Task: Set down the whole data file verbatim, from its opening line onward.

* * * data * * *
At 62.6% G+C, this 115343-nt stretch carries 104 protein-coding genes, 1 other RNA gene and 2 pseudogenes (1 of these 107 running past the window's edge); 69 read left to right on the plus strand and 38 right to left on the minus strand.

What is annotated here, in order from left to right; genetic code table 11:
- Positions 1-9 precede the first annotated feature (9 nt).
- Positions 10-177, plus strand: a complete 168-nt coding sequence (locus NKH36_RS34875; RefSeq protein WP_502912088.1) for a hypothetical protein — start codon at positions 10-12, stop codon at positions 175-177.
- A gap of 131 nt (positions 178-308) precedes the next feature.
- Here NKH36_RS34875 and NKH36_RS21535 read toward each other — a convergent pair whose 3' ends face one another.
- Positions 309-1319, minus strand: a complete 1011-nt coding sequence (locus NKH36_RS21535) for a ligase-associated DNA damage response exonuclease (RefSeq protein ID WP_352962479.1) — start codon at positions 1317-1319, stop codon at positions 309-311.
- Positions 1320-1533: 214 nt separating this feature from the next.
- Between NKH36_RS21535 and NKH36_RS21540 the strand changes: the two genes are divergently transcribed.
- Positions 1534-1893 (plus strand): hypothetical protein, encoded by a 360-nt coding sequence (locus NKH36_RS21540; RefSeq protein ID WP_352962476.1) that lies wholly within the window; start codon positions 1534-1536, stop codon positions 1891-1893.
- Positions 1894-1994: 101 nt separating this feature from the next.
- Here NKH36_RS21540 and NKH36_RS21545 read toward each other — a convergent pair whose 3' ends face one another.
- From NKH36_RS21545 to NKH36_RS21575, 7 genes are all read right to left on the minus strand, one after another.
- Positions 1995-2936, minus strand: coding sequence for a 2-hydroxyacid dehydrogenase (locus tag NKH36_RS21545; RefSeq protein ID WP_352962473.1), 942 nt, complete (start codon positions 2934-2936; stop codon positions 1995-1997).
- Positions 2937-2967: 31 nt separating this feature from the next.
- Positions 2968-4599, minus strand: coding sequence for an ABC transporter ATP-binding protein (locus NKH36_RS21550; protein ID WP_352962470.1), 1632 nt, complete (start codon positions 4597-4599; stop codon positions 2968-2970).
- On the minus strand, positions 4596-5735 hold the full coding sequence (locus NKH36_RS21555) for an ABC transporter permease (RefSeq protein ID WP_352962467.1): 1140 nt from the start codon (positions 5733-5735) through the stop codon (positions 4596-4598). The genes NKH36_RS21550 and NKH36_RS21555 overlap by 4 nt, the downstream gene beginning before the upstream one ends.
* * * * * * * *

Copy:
At 62.6% G+C, this 115343-nt stretch carries 104 protein-coding genes, 1 other RNA gene and 2 pseudogenes (1 of these 107 running past the window's edge); 69 read left to right on the plus strand and 38 right to left on the minus strand.

What is annotated here, in order from left to right; genetic code table 11:
- Positions 1-9 precede the first annotated feature (9 nt).
- Positions 10-177, plus strand: a complete 168-nt coding sequence (locus NKH36_RS34875; RefSeq protein WP_502912088.1) for a hypothetical protein — start codon at positions 10-12, stop codon at positions 175-177.
- A gap of 131 nt (positions 178-308) precedes the next feature.
- Here NKH36_RS34875 and NKH36_RS21535 read toward each other — a convergent pair whose 3' ends face one another.
- Positions 309-1319, minus strand: a complete 1011-nt coding sequence (locus NKH36_RS21535) for a ligase-associated DNA damage response exonuclease (RefSeq protein ID WP_352962479.1) — start codon at positions 1317-1319, stop codon at positions 309-311.
- Positions 1320-1533: 214 nt separating this feature from the next.
- Between NKH36_RS21535 and NKH36_RS21540 the strand changes: the two genes are divergently transcribed.
- Positions 1534-1893 (plus strand): hypothetical protein, encoded by a 360-nt coding sequence (locus NKH36_RS21540; RefSeq protein ID WP_352962476.1) that lies wholly within the window; start codon positions 1534-1536, stop codon positions 1891-1893.
- Positions 1894-1994: 101 nt separating this feature from the next.
- Here NKH36_RS21540 and NKH36_RS21545 read toward each other — a convergent pair whose 3' ends face one another.
- From NKH36_RS21545 to NKH36_RS21575, 7 genes are all read right to left on the minus strand, one after another.
- Positions 1995-2936, minus strand: coding sequence for a 2-hydroxyacid dehydrogenase (locus tag NKH36_RS21545; RefSeq protein ID WP_352962473.1), 942 nt, complete (start codon positions 2934-2936; stop codon positions 1995-1997).
- Positions 2937-2967: 31 nt separating this feature from the next.
- Positions 2968-4599, minus strand: coding sequence for an ABC transporter ATP-binding protein (locus NKH36_RS21550; protein ID WP_352962470.1), 1632 nt, complete (start codon positions 4597-4599; stop codon positions 2968-2970).
- On the minus strand, positions 4596-5735 hold the full coding sequence (locus NKH36_RS21555) for an ABC transporter permease (RefSeq protein ID WP_352962467.1): 1140 nt from the start codon (positions 5733-5735) through the stop codon (positions 4596-4598). The genes NKH36_RS21550 and NKH36_RS21555 overlap by 4 nt, the downstream gene beginning before the upstream one ends.